At this stage, it is clear that while HRM-related policies and practices can successfully maximise the human resource contribution, this may incur a significant cost for employees. The deleterious effect of ‘human resource maximising policies’ was all too apparent in the case studies of airline cabin crews and call centre workers, in which various policies and practices were intimately linked to work intensification and work-related illnesses and injuries. Based on these findings, it could be argued that employee health is a relatively low priority when implementing various HR policies and practices, with short-term economic imperatives trampling over any other contenders for higher positions in the business agenda. To some degree, we have observed how this unfair competition is aided and abetted by policymakers who make decisions on legislative provisions, while the role of enforcement-agency (in)action and the degree of employee (and trade union) involvement also contribute to the fate of OHS. However, when the stakes for ‘good’ OHS outcomes are higher, for example, where organisations face crippling liability insurance/compensation costs, or where the fragility of public support for certain industries places an imperative on the avoidance of OHS failures (for example the nuclear power industry), OHS might be expected to occupy a higher position in management and HRM agendas. One vehicle for the upward movement of OHS within these agendas is ‘safety culture’.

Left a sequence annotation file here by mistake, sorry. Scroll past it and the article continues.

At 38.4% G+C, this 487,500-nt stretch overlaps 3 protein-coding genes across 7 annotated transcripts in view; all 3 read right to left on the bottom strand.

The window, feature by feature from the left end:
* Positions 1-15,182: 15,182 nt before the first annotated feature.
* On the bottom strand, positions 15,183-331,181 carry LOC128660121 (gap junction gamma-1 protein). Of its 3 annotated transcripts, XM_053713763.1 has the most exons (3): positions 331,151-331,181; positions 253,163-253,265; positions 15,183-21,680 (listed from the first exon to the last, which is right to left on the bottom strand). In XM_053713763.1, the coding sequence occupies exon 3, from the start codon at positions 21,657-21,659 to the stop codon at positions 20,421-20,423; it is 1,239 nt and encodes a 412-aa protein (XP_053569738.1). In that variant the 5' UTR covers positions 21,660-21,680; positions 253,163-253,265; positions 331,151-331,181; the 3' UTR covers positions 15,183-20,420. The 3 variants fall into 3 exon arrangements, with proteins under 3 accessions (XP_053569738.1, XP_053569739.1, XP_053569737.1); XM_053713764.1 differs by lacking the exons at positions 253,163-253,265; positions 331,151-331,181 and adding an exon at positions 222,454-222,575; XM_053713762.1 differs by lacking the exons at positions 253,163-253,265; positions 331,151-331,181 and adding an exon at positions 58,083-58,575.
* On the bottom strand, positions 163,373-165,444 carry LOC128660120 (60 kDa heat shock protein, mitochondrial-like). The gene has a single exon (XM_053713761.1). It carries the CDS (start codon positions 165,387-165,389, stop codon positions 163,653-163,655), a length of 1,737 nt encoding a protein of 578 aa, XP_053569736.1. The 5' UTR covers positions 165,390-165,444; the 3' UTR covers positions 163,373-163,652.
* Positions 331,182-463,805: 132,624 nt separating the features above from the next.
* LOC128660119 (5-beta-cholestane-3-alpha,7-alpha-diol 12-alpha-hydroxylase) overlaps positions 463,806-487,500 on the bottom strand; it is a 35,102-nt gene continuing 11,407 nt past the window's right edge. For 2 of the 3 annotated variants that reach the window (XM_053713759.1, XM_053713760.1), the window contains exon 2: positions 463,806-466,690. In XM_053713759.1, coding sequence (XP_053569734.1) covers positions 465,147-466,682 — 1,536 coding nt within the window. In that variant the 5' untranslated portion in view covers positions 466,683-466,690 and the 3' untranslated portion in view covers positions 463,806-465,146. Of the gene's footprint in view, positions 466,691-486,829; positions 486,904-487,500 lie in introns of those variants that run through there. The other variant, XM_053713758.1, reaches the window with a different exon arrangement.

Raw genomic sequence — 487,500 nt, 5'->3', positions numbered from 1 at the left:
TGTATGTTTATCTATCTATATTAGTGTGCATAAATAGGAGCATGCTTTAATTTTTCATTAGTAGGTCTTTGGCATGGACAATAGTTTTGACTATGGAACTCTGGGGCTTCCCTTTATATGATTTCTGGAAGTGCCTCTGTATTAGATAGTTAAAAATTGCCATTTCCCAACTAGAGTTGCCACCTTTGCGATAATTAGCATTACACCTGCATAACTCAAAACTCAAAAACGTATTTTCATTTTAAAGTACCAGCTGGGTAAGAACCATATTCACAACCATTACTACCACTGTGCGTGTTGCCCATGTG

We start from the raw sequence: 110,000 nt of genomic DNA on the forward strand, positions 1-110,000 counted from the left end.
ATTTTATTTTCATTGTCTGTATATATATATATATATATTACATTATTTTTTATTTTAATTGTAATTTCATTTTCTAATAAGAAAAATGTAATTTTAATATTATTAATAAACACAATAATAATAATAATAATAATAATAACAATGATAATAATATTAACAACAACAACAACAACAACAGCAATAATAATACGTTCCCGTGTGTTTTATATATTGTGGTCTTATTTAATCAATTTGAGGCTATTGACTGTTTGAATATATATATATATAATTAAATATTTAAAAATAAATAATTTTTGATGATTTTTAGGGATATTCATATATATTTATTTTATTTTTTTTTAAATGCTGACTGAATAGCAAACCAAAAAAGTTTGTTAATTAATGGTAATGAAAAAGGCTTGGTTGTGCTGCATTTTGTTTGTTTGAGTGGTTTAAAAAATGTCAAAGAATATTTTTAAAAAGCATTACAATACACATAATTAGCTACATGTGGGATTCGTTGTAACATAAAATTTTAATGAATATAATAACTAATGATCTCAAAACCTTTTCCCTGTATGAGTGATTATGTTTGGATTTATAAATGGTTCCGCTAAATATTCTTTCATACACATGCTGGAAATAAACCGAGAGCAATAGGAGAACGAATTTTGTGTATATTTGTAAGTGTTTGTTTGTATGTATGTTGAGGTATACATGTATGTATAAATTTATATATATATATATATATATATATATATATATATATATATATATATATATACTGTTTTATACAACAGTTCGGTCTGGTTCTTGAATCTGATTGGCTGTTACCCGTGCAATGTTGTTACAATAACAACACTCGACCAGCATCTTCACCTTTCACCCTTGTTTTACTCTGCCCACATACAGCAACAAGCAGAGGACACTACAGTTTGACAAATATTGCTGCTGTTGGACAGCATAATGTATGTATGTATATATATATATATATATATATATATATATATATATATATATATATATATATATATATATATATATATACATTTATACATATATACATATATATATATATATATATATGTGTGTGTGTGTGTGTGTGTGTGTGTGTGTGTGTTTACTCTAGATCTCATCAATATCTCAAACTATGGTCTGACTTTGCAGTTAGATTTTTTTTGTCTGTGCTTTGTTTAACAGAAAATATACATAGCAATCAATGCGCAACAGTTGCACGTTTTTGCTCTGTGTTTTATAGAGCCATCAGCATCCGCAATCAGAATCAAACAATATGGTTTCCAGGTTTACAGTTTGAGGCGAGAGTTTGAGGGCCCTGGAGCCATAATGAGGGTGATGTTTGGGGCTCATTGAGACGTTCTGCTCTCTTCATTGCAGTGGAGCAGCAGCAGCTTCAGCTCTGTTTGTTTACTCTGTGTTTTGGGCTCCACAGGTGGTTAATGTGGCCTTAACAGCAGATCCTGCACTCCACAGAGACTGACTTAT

‘Safety culture’ has been described as the product of the values, attitudes and behaviours of employers and employees in connection with workplace safety. Since HRM and its related practices and policies attempt to influence (and capture) employee attitudes and values, ‘safety culture’ fits well with the orientation of this text. A broad review of ‘safety culture’ is possible within the context of the nuclear power industry, where it is a dominant theme (see, for example, Wilpert and Itoigawa 2002; Harvey et al. 2002; Harvey et al. 2001; Lee 1998; IAEA 1996). Indeed, within this industry ‘safety culture’ has been heralded as a key predictor of safety performance (Advisory Committee on the Safety of Nuclear Installations 1993).
It is hard to imagine another industry that has the same potentially devastating global impact on health and safety. Thankfully, serious accidents